In the New Testament, Paul evokes the metaphor of clay pots to describe the contrast between perishable flesh and enduring spiritual significance in those who follow Christ: “For God, who said, ‘Let light shine out of darkness,’ made his light shine in our hearts to give us the light of the knowledge of God’s glory displayed in the face of Christ. But we have this treasure in jars of clay to show that this all-surpassing power is from God and not from us.” (2 Corinthians 4:6-7 NKJV) Our earthly bodies may be fragile as pots, but God fills them with eternal riches.
Pottery Principles for Evangelical Living
Reflecting on pots in the Bible offers some key lessons for contemporary Christians, especially those in the Evangelical or Charismatic traditions:
- Value the ordinary. Pots were ubiquitous precisely because they were so vital for routines of daily living. Though we may overlook them, simple household objects have their own God-given purpose and dignity.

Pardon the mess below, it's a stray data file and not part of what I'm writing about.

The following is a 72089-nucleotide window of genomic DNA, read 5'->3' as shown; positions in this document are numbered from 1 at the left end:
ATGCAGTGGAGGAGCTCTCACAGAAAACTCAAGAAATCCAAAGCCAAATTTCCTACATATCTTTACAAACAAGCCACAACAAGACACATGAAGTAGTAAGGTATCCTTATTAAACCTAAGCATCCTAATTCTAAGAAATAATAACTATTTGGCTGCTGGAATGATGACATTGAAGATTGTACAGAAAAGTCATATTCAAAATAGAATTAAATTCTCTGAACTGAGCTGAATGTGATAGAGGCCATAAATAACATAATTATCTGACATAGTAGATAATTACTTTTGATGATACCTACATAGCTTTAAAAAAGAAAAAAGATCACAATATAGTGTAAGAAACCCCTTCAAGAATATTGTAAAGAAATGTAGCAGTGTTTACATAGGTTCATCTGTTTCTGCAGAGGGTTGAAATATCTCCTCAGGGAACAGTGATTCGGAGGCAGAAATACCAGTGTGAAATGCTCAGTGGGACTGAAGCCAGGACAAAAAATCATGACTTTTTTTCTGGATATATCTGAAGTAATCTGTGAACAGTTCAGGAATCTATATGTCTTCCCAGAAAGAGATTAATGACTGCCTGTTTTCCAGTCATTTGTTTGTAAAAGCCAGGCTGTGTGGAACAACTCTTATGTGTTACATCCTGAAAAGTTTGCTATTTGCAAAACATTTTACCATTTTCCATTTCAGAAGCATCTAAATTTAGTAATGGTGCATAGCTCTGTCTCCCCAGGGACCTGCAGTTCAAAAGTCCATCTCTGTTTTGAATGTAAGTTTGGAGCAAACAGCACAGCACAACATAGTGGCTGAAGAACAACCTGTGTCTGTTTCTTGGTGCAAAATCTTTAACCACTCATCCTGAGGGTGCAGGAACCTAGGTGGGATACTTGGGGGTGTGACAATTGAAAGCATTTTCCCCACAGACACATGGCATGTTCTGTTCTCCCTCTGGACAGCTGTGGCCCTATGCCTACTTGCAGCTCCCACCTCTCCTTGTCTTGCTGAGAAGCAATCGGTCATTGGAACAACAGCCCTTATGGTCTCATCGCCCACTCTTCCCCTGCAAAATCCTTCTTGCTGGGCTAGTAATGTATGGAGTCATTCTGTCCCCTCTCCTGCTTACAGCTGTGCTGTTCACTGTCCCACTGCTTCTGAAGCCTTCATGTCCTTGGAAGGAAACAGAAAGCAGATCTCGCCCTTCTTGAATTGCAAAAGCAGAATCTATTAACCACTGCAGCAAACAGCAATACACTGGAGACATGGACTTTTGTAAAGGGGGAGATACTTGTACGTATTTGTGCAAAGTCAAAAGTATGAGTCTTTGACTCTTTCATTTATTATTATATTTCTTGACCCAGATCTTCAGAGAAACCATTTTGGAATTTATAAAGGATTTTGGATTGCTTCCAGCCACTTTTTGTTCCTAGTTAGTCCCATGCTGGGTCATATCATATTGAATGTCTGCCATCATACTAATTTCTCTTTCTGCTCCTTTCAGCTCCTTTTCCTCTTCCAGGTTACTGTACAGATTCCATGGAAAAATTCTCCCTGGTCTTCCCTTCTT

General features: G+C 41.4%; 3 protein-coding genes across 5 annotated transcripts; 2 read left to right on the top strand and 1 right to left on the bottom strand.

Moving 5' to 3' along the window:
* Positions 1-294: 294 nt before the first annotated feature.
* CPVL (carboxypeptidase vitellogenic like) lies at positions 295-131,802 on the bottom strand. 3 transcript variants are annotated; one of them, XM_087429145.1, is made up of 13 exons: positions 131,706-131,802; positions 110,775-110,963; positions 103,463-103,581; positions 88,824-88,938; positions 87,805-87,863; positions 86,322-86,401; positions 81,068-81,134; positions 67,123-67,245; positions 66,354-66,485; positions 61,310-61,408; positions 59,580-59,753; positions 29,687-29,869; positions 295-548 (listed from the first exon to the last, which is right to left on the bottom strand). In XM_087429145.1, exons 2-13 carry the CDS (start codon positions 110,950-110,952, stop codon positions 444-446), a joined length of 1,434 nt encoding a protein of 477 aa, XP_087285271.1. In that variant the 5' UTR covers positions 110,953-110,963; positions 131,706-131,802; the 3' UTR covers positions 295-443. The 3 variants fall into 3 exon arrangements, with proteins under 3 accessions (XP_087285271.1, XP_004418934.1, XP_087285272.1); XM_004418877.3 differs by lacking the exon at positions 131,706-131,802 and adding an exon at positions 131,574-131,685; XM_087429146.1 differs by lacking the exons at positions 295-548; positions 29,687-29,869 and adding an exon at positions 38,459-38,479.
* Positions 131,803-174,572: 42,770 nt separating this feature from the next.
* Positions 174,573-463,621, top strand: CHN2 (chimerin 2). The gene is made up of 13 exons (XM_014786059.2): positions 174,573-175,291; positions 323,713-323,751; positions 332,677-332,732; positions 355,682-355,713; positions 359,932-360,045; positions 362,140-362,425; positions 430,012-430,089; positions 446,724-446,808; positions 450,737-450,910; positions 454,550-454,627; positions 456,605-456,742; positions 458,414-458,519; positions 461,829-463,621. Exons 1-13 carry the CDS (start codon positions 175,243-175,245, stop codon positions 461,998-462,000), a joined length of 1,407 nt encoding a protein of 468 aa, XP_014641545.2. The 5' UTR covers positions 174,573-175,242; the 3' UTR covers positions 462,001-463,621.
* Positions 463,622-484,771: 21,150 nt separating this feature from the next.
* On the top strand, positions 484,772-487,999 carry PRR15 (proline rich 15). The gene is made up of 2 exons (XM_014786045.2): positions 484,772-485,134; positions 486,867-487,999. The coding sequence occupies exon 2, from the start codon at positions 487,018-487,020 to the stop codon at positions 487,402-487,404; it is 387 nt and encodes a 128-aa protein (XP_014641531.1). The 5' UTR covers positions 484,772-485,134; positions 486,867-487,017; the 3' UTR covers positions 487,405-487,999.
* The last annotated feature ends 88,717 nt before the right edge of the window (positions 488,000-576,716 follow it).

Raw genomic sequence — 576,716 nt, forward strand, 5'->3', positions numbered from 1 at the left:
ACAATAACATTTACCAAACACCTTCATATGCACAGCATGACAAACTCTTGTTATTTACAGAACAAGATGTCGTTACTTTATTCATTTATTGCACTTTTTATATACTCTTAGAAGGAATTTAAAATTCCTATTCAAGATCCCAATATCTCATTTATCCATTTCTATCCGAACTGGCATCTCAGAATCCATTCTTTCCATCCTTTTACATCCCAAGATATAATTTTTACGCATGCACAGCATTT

- Accept necessary corrections. As malleable clay, pots required refining and reshaping, just as we may need spiritual revival and renewal. Letting God mold us brings us closer to the shape He intends.
- Contain and convey what God provides. Pots were conduits meant to hold essential contents like water or sacrificial offerings. As Christ’s followers, we too should graciously accept and share divine gifts with others.
- Remember our human fragility. If misused or broken, pots became useless. But God miraculously transforms humble clay vessels into containers of divine power and truth. We should avoid pride in earthly strength and boast only in God’s glory.
- Be ready for holy service. Pots meticulously prepared and set apart for sacred purposes reflect our calling to serve whenever God calls us, no matter how routine the task may seem.
By prayerfully meditating on the pots throughout Scripture, we gain spiritual insights into honoring God in everyday living while anticipating wonders He can accomplish through these earthly vessels. Let us be open clay in the Potter’s hands!
The Potter’s Wheel Illustrates God’s Sovereignty